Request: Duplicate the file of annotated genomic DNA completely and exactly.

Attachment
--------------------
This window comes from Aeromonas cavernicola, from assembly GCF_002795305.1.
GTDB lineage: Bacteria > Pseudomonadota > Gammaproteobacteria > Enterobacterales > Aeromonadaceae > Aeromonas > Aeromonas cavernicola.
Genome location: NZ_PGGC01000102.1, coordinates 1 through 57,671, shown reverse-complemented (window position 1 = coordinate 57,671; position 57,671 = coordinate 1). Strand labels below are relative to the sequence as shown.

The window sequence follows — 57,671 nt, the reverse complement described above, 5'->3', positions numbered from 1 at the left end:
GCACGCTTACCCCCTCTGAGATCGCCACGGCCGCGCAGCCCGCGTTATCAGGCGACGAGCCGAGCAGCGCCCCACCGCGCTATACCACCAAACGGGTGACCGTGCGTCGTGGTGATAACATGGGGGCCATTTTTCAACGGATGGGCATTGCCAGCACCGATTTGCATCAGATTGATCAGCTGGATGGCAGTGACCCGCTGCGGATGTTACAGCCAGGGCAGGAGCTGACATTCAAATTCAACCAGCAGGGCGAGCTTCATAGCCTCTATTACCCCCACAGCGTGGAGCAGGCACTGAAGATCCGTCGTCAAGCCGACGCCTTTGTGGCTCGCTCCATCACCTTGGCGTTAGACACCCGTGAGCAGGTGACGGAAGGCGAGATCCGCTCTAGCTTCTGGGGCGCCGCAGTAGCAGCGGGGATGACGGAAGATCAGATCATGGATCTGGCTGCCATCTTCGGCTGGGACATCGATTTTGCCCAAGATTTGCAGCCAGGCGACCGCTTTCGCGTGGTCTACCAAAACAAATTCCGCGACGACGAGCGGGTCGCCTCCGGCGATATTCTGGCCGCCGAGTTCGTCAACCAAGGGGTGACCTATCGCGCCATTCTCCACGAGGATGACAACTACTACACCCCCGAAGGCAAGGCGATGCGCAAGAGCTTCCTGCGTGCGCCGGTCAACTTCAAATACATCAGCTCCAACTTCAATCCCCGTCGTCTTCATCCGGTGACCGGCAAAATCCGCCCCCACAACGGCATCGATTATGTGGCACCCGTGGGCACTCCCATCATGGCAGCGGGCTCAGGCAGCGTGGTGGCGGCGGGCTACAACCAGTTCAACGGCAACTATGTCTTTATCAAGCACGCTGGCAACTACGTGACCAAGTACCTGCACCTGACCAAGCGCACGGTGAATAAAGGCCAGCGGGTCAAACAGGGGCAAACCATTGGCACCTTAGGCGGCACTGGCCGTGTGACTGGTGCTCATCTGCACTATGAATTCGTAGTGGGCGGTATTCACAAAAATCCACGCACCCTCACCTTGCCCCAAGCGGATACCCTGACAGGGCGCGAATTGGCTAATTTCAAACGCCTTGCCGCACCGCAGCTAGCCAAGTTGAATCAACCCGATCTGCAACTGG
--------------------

This window comes from Aeromonas cavernicola, from assembly GCF_002795305.1.
GTDB lineage: Bacteria > Pseudomonadota > Gammaproteobacteria > Enterobacterales > Aeromonadaceae > Aeromonas > Aeromonas cavernicola.
Genome location: NZ_PGGC01000102.1, coordinates 1 through 57,671, shown reverse-complemented (window position 1 = coordinate 57,671; position 57,671 = coordinate 1). Strand labels below are relative to the sequence as shown.

The window sequence follows — 57,671 nt, the reverse complement described above, 5'->3', positions numbered from 1 at the left end:
GCACGCTTACCCCCTCTGAGATCGCCACGGCCGCGCAGCCCGCGTTATCAGGCGACGAGCCGAGCAGCGCCCCACCGCGCTATACCACCAAACGGGTGACCGTGCGTCGTGGTGATAACATGGGGGCCATTTTTCAACGGATGGGCATTGCCAGCACCGATTTGCATCAGATTGATCAGCTGGATGGCAGTGACCCGCTGCGGATGTTACAGCCAGGGCAGGAGCTGACATTCAAATTCAACCAGCAGGGCGAGCTTCATAGCCTCTATTACCCCCACAGCGTGGAGCAGGCACTGAAGATCCGTCGTCAAGCCGACGCCTTTGTGGCTCGCTCCATCACCTTGGCGTTAGACACCCGTGAGCAGGTGACGGAAGGCGAGATCCGCTCTAGCTTCTGGGGCGCCGCAGTAGCAGCGGGGATGACGGAAGATCAGATCATGGATCTGGCTGCCATCTTCGGCTGGGACATCGATTTTGCCCAAGATTTGCAGCCAGGCGACCGCTTTCGCGTGGTCTACCAAAACAAATTCCGCGACGACGAGCGGGTCGCCTCCGGCGATATTCTGGCCGCCGAGTTCGTCAACCAAGGGGTGACCTATCGCGCCATTCTCCACGAGGATGACAACTACTACACCCCCGAAGGCAAGGCGATGCGCAAGAGCTTCCTGCGTGCGCCGGTCAACTTCAAATACATCAGCTCCAACTTCAATCCCCGTCGTCTTCATCCGGTGACCGGCAAAATCCGCCCCCACAACGGCATCGATTATGTGGCACCCGTGGGCACTCCCATCATGGCAGCGGGCTCAGGCAGCGTGGTGGCGGCGGGCTACAACCAGTTCAACGGCAACTATGTCTTTATCAAGCACGCTGGCAACTACGTGACCAAGTACCTGCACCTGACCAAGCGCACGGTGAATAAAGGCCAGCGGGTCAAACAGGGGCAAACCATTGGCACCTTAGGCGGCACTGGCCGTGTGACTGGTGCTCATCTGCACTATGAATTCGTAGTGGGCGGTATTCACAAAAATCCACGCACCCTCACCTTGCCCCAAGCGGATACCCTGACAGGGCGCGAATTGGCTAATTTCAAACGCCTTGCCGCACCGCAGCTAGCCAAGTTGAATCAACCCGATCTGCAACTGG